‘They didn’t see him as an enemy’: ‘I saw him as a friend’

The former head of the Australian security agency was seen as a political hero by many Australians and was a frequent visitor to the country.

His death has reignited a debate about the role of spies in Australia and its relationship with Washington.

Former intelligence officer Mark Felt, who now lives in Perth, said that the killing of Mr Felt could have an impact on the country’s relations with Washington, saying that it “could potentially be the start of a change”.

Mr Fears, a former director of the National Security Agency (NSA), was a friend of the prime minister, Malcolm Turnbull, and was an influential figure in the government’s foreign policy.

He was also a supporter of former US President Barack Obama’s decision to allow Australian troops to leave Afghanistan.

Mr Fearing had spent a lot of time in Australia, spending time with both Mr Turnbull and former President John Howard, the former prime minister said.

“He was a very good man.

He had a good heart.

He really cared about the country, he had a very big heart, he was a really good man,” Mr Howard said.

Australian spies and the Bush administration Mr Felfelt was seen by many as a hero by Australians who admired his courage, integrity and intelligence.

He became a close confidant of then-Prime Minister John Howard and his national security adviser, Peter Clarke, and served as a national security liaison between Australia and the US.

He also became an adviser to the US ambassador to Australia in Canberra, John Cusack.

But Mr Fels actions were controversial in Australia.

Former US Ambassador to Australia John Felt (left), former US president Barack Obama and former prime ministers John Howard (centre) and John Howard.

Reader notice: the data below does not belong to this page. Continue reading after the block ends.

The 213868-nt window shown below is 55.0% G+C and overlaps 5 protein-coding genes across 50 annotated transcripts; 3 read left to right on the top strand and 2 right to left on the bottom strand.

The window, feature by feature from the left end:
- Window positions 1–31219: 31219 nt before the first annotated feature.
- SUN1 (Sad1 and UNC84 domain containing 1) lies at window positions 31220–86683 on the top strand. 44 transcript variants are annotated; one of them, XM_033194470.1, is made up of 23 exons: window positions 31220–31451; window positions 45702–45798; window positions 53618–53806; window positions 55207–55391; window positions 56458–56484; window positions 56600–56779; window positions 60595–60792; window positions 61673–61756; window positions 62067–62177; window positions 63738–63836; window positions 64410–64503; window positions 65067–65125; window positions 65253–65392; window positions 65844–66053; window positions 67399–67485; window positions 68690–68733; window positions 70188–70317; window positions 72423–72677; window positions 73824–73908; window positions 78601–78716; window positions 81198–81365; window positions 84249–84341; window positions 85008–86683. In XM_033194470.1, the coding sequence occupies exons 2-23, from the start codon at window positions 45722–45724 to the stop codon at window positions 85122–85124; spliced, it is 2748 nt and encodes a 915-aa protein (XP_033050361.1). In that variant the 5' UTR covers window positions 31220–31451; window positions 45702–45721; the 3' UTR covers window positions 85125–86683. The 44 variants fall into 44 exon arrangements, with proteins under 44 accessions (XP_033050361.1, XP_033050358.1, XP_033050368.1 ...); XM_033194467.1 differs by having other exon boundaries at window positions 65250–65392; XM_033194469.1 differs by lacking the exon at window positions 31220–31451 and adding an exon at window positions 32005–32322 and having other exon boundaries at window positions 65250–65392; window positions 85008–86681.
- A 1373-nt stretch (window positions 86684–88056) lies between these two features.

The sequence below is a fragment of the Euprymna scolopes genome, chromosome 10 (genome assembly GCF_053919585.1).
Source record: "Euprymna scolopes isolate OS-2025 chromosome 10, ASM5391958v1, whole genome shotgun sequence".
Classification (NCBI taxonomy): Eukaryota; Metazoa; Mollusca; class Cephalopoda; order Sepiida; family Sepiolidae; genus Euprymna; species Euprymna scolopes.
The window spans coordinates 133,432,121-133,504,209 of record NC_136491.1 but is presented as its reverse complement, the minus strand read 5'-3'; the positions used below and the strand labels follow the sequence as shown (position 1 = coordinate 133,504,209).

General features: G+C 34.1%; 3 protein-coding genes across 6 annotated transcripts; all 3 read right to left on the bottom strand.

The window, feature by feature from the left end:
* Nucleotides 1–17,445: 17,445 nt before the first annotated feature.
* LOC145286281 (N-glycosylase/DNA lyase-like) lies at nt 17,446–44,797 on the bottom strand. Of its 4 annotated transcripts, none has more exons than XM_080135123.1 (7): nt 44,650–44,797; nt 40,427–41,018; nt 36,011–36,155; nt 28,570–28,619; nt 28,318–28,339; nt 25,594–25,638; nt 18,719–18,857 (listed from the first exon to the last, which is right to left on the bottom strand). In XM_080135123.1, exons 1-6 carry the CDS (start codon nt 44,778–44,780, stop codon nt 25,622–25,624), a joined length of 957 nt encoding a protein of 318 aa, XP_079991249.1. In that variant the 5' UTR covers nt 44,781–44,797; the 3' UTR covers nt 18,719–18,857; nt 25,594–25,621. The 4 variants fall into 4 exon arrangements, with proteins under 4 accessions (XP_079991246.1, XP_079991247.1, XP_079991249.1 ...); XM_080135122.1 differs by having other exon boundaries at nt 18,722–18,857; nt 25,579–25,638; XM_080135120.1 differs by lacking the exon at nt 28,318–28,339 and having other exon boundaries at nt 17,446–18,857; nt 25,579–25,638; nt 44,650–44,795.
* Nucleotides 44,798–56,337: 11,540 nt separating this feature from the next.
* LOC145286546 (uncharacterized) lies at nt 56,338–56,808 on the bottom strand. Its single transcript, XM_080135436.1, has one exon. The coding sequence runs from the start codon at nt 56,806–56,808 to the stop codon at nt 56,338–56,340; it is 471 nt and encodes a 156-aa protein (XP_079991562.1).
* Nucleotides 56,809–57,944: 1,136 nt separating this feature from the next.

In 2002, the Australian government revealed the identity of one of its spies, Mark Fels, who worked for the NSA.

Australian Prime Minister Kevin Rudd said at the time that he did not believe Mr Fessel had been targeted because of his relationship with the Australian Government.

But he later said that Mr Flesons death had “no bearing” on Australia’s relations.

“There is no evidence of any threat to the Australian people, or any evidence of Australians being targeted in this way,” Mr Rudd said in a statement in May 2002.

In the weeks before Mr Flemings death, he visited Canberra, Sydney and Melbourne, according to a report by ABC Radio Canberra’s Stephen FitzSimons.

But his last post-mortem examination showed no evidence that he had been killed by a bomb, the ABC reported.

The ABC reported that he was “travelled from Australia to New York, Chicago, Washington, D.C., and then back to Australia again” and that he died of “an undetermined cause”.

The Australian Government said that in addition to being a spy, Mr Flevins role was “to provide the intelligence that would enable the United States to gain access to Australian assets in a timely manner”.